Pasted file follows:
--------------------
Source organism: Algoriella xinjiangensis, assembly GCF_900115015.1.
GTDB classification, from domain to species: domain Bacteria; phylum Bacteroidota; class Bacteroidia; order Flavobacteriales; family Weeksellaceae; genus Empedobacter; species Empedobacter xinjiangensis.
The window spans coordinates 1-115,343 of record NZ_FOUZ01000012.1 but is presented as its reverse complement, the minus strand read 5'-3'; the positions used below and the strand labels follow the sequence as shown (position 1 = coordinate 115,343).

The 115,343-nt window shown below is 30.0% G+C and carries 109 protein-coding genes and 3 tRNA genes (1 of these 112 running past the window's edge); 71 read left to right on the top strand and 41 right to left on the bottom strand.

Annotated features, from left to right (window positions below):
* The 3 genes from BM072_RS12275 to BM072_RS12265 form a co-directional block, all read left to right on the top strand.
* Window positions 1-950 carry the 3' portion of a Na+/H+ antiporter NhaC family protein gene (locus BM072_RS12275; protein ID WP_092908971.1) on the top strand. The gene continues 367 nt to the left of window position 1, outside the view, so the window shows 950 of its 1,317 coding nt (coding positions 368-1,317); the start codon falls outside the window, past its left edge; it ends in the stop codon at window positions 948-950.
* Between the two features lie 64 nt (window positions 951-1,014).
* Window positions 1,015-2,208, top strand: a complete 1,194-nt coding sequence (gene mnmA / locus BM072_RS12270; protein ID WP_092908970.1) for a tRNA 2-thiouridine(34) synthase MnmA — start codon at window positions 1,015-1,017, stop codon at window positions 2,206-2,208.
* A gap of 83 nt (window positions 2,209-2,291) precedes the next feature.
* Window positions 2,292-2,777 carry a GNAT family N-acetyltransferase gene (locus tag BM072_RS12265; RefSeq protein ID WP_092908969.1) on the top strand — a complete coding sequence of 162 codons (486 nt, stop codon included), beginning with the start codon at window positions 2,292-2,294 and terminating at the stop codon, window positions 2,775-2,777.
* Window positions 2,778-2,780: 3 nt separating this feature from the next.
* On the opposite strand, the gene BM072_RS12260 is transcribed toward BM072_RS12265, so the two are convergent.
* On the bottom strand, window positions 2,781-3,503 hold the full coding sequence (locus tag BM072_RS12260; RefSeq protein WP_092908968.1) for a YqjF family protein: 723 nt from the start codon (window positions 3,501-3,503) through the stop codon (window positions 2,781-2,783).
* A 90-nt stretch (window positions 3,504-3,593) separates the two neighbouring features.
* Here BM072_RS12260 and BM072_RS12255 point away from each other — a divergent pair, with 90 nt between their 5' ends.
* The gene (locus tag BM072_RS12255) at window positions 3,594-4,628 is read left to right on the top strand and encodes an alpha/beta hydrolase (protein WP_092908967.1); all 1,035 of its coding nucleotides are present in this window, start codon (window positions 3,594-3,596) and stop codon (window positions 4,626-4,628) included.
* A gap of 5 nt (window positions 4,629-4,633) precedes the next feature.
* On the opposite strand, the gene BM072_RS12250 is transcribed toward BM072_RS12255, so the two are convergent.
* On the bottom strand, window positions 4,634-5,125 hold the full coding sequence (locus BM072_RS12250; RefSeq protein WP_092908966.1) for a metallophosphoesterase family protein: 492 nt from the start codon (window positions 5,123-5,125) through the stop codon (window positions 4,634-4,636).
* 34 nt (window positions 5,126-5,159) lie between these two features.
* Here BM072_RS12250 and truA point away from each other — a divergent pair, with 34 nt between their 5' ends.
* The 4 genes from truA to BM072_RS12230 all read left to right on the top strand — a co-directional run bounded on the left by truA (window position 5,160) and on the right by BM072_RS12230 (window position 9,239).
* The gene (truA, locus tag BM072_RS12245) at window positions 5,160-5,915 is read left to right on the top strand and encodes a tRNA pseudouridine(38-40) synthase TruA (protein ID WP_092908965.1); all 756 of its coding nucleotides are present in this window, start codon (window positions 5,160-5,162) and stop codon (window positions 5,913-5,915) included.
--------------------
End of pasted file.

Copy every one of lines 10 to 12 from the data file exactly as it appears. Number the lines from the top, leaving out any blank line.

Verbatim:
* A gap of 83 nt (window positions 2,209-2,291) precedes the next feature.
* Window positions 2,292-2,777 carry a GNAT family N-acetyltransferase gene (locus tag BM072_RS12265; RefSeq protein ID WP_092908969.1) on the top strand — a complete coding sequence of 162 codons (486 nt, stop codon included), beginning with the start codon at window positions 2,292-2,294 and terminating at the stop codon, window positions 2,775-2,777.
* Window positions 2,778-2,780: 3 nt separating this feature from the next.